o Travel Delay ($200 maximum per day, per person) $600 ($1,200 both)
    o Accidental Death and Dismemberment $10,000 ($20,000 both)
    o Baggage Delay $300 ($600 both)
    o Baggage and Personal Effects $1,000 ($2,000 both)
    o Medical or Dental Expense $50,000 ($100,000 both)
    o Air Flight Accident $100,000 ($200,000 both)
    o Emergency Medical Evacuation $50,000 ($100,000 both)

    This is an individual preference but I do not wish to come down with an illness, or be in an accident, and have to pay for emergency medical evacuation. As I understand, from my nephew who has an EMT service, emergency evacuation to the U.S. from Europe could easily be $50,000.
  • " From what I understand, few people use American Express Traveler's checks for international travel. On my cruise last year, some people could not find a merchant that would accept them. ATM machines are readily available in Europe and on the ship. I found an ATM at the Barcelona airport and they were readily available everywhere. I took several hundred dollars in cash but did not spend any once I arrived overseas.
  • " Conversion of cash to Euros at the Houston airport is not a good idea since the conversion rate is not very favorable. Last year, my friends who exchanged cash at the U.S. airport lost about 15%. Others who exchanged cash at the Rome airport lost a little less, but not much.
  • " Some people take "walkie talkies" and they are available for rental on the ship. I don't see that they are all that helpful on the ship because of the ship's steel construction. They may be of use for excursions or walking around a city if some may be separated from a group, or choose to do something else, but need to meet-up at some point.
  • " On the last cruise, each person in our group took a package of "Post-it notes" which worked well for leaving notes for each other on cabin doors.
  • " Lap-top computer - I don't leave home without mine, but it can be a pain. I need to check emails associated with my business. Since I take a lot of pictures, I download pictures each day to my lap-top. This way I never run out of storage on my camera. On the cruise last year, I downloaded pictures taken by some of the others. At the end of the cruise, I collected everyone's pictures and burned each person a CD with all pictures. The Voyager of the Seas has Wi-Fi for $0.37 per minute and I connected daily for a few minutes so that I could download and read my emails or check the internet for local attractions.
  • " If you do not take a laptop, there are a number of computers that you can use. The rate is the same, $0.37 per minute.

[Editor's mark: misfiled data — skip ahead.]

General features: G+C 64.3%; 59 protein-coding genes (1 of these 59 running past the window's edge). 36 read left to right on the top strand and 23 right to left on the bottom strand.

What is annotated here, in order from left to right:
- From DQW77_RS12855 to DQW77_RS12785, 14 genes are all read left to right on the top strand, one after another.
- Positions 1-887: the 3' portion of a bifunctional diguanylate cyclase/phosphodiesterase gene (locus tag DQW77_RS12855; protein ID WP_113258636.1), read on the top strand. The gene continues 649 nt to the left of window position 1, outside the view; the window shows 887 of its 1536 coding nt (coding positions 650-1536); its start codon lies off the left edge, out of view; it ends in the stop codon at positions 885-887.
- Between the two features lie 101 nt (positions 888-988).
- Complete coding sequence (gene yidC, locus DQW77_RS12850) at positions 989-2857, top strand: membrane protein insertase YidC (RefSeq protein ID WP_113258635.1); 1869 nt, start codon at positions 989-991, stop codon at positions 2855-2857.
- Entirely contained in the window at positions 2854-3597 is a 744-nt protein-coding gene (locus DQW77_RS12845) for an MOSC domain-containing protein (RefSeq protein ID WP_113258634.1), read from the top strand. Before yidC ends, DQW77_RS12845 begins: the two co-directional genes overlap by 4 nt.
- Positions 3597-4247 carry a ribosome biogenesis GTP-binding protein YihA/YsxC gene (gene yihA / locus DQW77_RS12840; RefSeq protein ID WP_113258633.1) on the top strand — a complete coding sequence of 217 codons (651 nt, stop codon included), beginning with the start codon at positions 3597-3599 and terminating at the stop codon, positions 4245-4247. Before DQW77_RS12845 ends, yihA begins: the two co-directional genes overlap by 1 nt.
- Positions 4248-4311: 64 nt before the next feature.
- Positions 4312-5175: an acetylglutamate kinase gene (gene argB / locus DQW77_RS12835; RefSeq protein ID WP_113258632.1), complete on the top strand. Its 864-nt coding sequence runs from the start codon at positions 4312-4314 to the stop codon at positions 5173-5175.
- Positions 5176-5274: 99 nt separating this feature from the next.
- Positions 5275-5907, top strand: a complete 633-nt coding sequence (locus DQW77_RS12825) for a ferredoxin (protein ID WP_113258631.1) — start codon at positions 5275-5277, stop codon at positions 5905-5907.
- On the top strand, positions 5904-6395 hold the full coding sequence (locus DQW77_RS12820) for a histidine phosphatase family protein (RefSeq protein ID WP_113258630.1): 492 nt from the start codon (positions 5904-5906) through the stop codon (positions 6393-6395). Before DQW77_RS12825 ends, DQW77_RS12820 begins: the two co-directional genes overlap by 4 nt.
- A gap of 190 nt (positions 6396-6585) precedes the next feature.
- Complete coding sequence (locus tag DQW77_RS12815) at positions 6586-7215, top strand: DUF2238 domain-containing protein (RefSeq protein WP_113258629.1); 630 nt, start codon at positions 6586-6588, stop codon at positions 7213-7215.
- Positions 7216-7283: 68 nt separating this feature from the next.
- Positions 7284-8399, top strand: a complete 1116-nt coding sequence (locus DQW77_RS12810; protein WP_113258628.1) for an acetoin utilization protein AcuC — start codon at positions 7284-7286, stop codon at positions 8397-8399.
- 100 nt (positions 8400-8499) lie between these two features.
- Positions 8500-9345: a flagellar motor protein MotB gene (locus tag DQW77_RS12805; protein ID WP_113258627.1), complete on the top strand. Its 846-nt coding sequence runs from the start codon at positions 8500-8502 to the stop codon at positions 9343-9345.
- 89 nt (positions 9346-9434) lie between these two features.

• " There are a lot of picture hosting websites but I use . You can upload all of your pictures for free and then send an email from that site to your friends. They can then access, view and print your pictures. You can also limit access to only certain pictures or folders. They also offer reasonable rates for printing your photos and gave me 25 free prints for signing-up.
  • " Electrical adaptors are not required for the Voyager of the Sea but you will need an adaptor if you stay in a Barcelona hotel. I took a short extension cord and a multiple-receptacle adapter so that I could plug-in several appliances at the same time (cell phone, laptop and camera battery charger). I can't remember but it seems that the plugs on the ship are for two-prongs. So, the adapter was required for things with three-prong grounded plugs.
  • " Batteries on the ship and at the various ports of call are fairly expensive. I take rechargeable batteries and always have a set charging. My roommate last year used regular batteries that he purchased locally and it became very expensive.

Cell Phone and Email Communication

  • " If you have a cell phone, with international capabilities, you should not have a problem. Check with your cell phone service provider. I had no trouble using my iphone, for voice, internet, and email, in any of the ports that we visited, again, better check the cost. If you plan to do this, see if there is an "international package". For my carrier, AT&T, I paid $5.99 for a month to reduce my international rate from $1.29 per minute to $0.99. I cancelled this service when I returned, with no cost. I made very few calls, mostly to let family know that I arrived safely and regarding the return flight.